Years ago I did the same for a 53 suburban,
    and the brakes were great with manual disc fronts.

    TP
     
  19. bluestang67
    Joined: Feb 7, 2007
    Posts: 589

    bluestang67
    Member

    This is a standard drum - drum from a 67 Mustang the same for 68
     

    Attached Files:

  20. Thunderroad312
    Joined: Nov 18, 2012
    Posts: 158

    Thunderroad312
    Member

    Front disc brakes do not require a booster.The Ford intermediates and compacts in the early seventies were available non power. The Master cylinder for a '73 Mustange dic/ drum works perfectly.I have done the conversion you are doing many times and the car will stop just fine without the bosster because it is not that heavy. The master cylinder doesn't know weather there is a booster or not. Make sure you get the pushrod length correct so you have a full stroke.The pushrod usually needs to be made longer. And yes the rear port serves the front brakes on 99.9 percent of all dual master vehicles.
     
  21. Crazy Legs
    Joined: Sep 3, 2008
    Posts: 266

    Crazy Legs
    Member

    bluestang, that is the I had, I don't know why in the world I didn't question the same size resevoirs when I got it. oh well live and learn :)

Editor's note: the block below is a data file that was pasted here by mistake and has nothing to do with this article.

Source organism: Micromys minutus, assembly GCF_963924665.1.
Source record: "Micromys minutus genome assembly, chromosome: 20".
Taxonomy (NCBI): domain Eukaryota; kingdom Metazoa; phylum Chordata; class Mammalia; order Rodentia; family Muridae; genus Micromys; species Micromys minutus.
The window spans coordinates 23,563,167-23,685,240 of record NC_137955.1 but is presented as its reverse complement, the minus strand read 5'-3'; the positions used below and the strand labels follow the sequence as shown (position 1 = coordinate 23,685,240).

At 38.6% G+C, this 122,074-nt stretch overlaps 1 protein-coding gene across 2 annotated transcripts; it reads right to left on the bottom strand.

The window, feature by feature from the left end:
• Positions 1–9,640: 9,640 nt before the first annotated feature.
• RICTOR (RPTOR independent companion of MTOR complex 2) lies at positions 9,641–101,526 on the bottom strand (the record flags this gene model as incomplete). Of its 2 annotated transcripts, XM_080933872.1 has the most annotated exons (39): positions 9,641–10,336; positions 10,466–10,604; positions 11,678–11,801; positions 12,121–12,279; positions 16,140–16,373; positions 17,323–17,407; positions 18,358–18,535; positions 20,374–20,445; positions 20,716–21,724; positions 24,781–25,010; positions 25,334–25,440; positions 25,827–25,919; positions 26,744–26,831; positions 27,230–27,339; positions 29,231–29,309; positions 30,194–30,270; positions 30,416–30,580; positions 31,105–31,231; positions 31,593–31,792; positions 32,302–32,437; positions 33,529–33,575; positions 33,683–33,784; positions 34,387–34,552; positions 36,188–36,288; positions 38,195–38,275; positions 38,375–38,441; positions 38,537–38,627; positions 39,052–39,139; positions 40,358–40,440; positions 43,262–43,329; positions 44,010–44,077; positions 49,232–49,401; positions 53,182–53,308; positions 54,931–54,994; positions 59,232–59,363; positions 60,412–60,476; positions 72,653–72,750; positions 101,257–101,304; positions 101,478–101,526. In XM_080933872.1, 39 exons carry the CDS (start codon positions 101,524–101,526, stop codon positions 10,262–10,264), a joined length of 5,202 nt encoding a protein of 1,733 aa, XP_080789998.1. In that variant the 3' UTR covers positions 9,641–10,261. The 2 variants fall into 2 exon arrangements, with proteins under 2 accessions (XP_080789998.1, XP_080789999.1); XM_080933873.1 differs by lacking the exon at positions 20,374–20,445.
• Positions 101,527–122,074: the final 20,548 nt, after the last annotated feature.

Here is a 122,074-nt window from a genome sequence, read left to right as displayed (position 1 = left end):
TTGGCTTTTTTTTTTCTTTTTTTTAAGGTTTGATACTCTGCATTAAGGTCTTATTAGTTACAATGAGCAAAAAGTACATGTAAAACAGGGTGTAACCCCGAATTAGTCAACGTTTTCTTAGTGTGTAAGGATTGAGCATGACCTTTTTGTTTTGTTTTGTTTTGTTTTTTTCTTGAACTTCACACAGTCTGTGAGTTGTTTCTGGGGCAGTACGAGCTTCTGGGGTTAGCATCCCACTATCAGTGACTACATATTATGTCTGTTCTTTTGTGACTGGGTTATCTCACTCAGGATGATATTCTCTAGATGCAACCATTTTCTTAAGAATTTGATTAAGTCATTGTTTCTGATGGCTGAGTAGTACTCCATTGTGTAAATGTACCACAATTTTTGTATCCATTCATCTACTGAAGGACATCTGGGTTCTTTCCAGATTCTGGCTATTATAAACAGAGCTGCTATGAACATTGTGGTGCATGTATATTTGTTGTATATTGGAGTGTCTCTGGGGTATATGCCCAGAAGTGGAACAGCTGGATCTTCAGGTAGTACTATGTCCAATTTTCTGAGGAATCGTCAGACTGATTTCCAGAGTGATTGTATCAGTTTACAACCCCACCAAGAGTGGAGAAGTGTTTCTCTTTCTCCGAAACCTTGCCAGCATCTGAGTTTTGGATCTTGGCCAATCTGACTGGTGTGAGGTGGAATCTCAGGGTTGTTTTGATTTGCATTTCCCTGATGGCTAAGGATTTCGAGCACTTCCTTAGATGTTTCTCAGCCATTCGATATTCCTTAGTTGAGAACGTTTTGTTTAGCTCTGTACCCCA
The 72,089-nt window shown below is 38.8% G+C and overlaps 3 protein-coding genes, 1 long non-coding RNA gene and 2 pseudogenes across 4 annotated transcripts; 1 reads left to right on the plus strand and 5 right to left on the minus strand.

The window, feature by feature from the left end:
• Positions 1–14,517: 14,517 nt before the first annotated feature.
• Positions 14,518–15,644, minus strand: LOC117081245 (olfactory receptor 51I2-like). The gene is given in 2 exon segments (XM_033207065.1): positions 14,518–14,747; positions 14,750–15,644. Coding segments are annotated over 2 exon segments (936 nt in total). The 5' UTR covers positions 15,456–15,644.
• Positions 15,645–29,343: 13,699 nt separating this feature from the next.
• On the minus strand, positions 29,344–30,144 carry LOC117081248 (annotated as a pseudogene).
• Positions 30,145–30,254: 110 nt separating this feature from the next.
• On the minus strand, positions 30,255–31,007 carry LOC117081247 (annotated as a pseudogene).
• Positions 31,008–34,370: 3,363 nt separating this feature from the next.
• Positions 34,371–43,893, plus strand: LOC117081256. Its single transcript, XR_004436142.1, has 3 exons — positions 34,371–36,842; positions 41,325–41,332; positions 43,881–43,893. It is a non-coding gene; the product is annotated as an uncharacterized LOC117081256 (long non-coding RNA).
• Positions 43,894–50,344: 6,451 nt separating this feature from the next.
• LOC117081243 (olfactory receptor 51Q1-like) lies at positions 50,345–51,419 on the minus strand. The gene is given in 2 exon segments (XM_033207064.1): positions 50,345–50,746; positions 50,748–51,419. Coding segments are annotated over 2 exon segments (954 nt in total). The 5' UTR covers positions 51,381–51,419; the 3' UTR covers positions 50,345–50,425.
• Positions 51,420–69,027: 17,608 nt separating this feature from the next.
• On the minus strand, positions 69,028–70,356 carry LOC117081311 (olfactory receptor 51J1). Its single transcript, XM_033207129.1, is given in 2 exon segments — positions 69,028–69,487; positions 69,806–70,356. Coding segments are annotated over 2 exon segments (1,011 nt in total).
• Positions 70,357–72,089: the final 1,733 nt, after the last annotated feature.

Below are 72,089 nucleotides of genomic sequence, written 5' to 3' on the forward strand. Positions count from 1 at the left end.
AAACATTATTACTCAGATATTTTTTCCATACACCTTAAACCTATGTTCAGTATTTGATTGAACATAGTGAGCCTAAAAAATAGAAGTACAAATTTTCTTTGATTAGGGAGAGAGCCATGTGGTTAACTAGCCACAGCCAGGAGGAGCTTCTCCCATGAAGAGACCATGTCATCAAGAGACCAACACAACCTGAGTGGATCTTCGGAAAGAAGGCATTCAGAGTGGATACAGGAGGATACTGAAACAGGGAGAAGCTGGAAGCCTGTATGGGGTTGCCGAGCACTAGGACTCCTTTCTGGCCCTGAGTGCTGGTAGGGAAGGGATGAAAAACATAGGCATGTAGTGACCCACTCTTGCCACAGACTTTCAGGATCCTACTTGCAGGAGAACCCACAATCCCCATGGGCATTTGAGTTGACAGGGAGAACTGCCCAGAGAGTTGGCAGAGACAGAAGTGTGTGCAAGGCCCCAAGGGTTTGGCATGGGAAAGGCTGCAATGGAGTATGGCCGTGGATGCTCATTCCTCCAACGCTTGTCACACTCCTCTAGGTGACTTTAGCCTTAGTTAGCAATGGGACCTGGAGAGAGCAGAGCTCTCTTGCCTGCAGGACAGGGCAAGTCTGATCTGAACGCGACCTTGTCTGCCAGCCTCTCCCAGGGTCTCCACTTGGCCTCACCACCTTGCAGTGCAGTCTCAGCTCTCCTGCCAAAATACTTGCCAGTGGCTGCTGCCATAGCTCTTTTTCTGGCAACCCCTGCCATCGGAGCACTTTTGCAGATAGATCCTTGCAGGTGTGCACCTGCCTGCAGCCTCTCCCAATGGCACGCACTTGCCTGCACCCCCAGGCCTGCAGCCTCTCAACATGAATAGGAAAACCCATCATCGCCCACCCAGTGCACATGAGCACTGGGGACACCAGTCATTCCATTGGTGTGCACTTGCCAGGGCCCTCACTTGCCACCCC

Yes I agree on the pushrod length, I'll post back what I find out tonight when I can compare the new disc/drum m/c.
     
  22. Crazy Legs
    Joined: Sep 3, 2008
    Posts: 266

    Crazy Legs
    Member

    Ok, heres the latest, I got the Brake best #NMC1614, it is the same bolt pattern as the 68 mustang, the main difference is the rod length and the overall size of the resevoirs, much taller and the rod is longer but the stroke seems to be the same.

    The fittings that you'll need from the m/c to the brake lines are also different.

    TBD if it'll make the car stop lol but already it makes me feel better that I have the correct one for my application. Thanks guys for your help!
     
  23. Nonsense - there are MANY applications of cars with Disc front and Drum rear with non power brakes.
    As stated the Maverick is a very common choice for this - I have used many of them in Hot Rod builds. In fact it's running joke at my local NAPA store - "Are you doing brakes on yet another Maverick?" whenever I go on there.

    To the CRAZYLEGS, if they don't want to take that one back and you want to make me a good deal on it to recoup some of your money - PM me.